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Belmont sheriff’s case still ongoing

May 21, 2013
MIKE HUGHES - News Editor , Times Leader

COLUMBUS The quo warranto action taken against Belmont County Sheriff Dave Lucas is still an ongoing case in the Ohio Supreme Court.

Back on Feb. 8, attorney Mark E. Landers filed the action on behalf of Dick Flanagan, seeking the "immediate removal of the respondent (Lucas) from the office of Belmont County Sheriff and a declaration that the Relator (Flanagan) is entitled to the immediate possession of that office."

During the November general election, Lucas (Rep.) defeated Flanagan (Dem.) 16,859-14,209 to obtain the office.

The vote totals aren't in question. What is asserted in the quo warranto action and what also was asserted in election protests from Flanagan, Gary Landers and, prior to the primary election, former Belmont County Sheriff Fred Thompson is that Lucas didn't meet the requirements established in Ohio Revised Code 311.01 to run for the position.

Lucas officially retired from the Belmont County Sheriff's Office with the rank of major on Oct. 31, 2007. He was subsequently rehired that day as a reserve officer under special officer status. This followed 26 years with the BCSO after working as a part-time police officer with the Barnesville Police Department.

In Lucas' response to the original complaint and reiterated in his response to the amended complaint, Lucas included documents containing his signature on firearms training certification paperwork from various points between his retirement in 2007 and 2011.

Landers wrote in his response to the motion seeking judgment, that these certification documents don't reflect hours work, employment status or state whether Lucas was present or not during the time of the certification.

Landers forwarded a copy of an email to The Times Leader that was a correspondence between himself and former Belmont County Sheriff Fred Thompson

The email pertains to Lucas' assertion that he was in charge of firearms re-qualifications after his official retirement from full-time duty as a sheriff's deputy with the rank of Major.

The email from Thompson to Landers reads that "He (Atty. Chris Gagi) stated and showed copies of firearms re-qualification forms and said that Lucas was in charge of the re-qualifications for the office. That is not true. Sgt. Tom DeVaul was the firearms instructor in charge of the re-qualifications. Lucas was not in charge and had retired by the time of the re-qualifications. Lucas was paid one time as an independent contractor, not as a member of the sheriff's office. That was done at the recommendation of the state auditor's office."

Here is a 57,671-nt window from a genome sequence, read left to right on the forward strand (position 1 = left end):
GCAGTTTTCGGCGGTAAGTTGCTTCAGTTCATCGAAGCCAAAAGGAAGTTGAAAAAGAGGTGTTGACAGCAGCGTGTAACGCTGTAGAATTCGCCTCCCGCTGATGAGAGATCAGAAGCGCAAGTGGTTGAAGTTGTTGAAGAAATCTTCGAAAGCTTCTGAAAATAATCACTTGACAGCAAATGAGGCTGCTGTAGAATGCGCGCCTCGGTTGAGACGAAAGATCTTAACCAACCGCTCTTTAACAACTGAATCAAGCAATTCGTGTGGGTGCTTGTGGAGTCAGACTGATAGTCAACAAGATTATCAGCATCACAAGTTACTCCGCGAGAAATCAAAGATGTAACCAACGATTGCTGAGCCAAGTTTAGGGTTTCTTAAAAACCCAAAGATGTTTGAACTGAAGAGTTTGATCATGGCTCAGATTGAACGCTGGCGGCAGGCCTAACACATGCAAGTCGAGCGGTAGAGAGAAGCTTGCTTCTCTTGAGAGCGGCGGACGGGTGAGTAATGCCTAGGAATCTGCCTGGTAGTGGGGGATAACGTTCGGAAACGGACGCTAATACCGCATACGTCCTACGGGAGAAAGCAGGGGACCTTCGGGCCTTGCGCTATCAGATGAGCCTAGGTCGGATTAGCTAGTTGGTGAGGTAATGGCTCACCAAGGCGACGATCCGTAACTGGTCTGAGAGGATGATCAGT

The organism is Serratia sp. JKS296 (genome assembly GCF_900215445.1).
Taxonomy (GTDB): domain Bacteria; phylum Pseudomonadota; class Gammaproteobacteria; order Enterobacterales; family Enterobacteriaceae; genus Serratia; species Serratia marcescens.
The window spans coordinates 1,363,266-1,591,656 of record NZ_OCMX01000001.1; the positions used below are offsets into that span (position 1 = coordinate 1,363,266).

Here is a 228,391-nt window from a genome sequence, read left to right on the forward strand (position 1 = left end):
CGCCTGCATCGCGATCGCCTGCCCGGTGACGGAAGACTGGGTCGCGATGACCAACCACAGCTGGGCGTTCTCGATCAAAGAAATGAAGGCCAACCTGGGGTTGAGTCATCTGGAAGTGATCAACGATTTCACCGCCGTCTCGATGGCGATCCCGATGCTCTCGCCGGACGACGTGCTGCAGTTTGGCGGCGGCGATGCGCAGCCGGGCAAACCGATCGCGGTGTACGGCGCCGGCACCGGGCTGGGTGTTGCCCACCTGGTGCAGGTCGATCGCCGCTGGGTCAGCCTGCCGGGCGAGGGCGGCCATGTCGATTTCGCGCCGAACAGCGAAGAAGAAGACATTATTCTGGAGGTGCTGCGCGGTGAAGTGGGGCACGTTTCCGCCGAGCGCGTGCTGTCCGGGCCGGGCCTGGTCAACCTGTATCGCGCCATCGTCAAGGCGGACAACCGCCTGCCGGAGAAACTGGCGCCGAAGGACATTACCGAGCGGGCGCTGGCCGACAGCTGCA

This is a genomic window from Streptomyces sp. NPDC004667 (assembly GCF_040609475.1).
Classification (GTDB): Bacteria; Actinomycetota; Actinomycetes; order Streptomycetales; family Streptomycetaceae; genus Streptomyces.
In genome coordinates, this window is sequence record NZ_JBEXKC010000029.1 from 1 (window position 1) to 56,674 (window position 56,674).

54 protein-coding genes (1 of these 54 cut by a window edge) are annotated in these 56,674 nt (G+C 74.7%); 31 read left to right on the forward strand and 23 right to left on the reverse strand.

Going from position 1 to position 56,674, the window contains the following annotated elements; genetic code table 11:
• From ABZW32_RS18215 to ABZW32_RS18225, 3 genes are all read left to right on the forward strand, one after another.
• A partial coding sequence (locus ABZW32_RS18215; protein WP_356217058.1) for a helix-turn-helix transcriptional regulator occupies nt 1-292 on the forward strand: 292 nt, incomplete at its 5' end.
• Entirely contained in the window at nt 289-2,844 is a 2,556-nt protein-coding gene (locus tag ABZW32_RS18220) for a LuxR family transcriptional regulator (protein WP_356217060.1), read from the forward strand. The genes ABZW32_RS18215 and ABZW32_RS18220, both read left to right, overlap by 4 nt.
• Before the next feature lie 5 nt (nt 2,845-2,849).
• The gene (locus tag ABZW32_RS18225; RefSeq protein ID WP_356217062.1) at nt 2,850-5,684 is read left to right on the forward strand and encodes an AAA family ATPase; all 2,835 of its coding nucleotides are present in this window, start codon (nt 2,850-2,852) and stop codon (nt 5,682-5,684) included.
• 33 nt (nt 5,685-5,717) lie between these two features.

Landers also states that the Doctrine of Laches does not apply in this case because Flanagan wasn't made aware of the questions regarding Lucas' qualifications until after an open records request was made in Dec. 2012. It was then when Flanagan, along with Belmont County resident Gary Landers, the brother of Mark Landers and cousin of Flanagan, attempted to file a complaint with the Belmont County Board of Elections in relation to Lucas' qualifications.

Mark Landers explained that Flanagan denies an earlier conversation between Flanagan and Lucas about Thompson's protest took place and that he didn't delay in filing an official complaint upon.

Back in March, a motion to strike filed on behalf of Lucas was denied by the Ohio Supreme Court, one that sought to remove Lucas' original qualification packet that he submitted.

This was done because Gagin stated that Flanagan submitted further evidence after his initial filing.

The motion was denied and Flanagan was granted leave to file an amended complaint, containing to affidavits from Flanagan and documentation in relation to Lucas' qualifications.

One of three things will likely happen next.

The court may rule in favor of Flanagan, that Lucas does not have the qualifications to occupy the office and he will be removed. The court may deny Flanagan's motion, saying that Lucas does legally occupy the office of sheriff and the matter is resolved.

A third option is the court could rule there are factual disputes between the two sides and now discovery must be entertained.

That would further prolong the ordeal which is already six months in the making.

"The only person that could have prevented all of this from happening is Dave Lucas," Landers said. "He was inherently on notice of people questioning his qualifications and could have went to the board (of elections) and been vetted out.

"Any prejudice anyone has suffered, including the people of Belmont County, is a direct result of his non-action."

All the documents filed in this case are available online by visiting www.supremecourt.ohio.gov and searching the online docket under the case information section.

Hughes may be reached at mhughes@timesleaderonline.com

 
 

 

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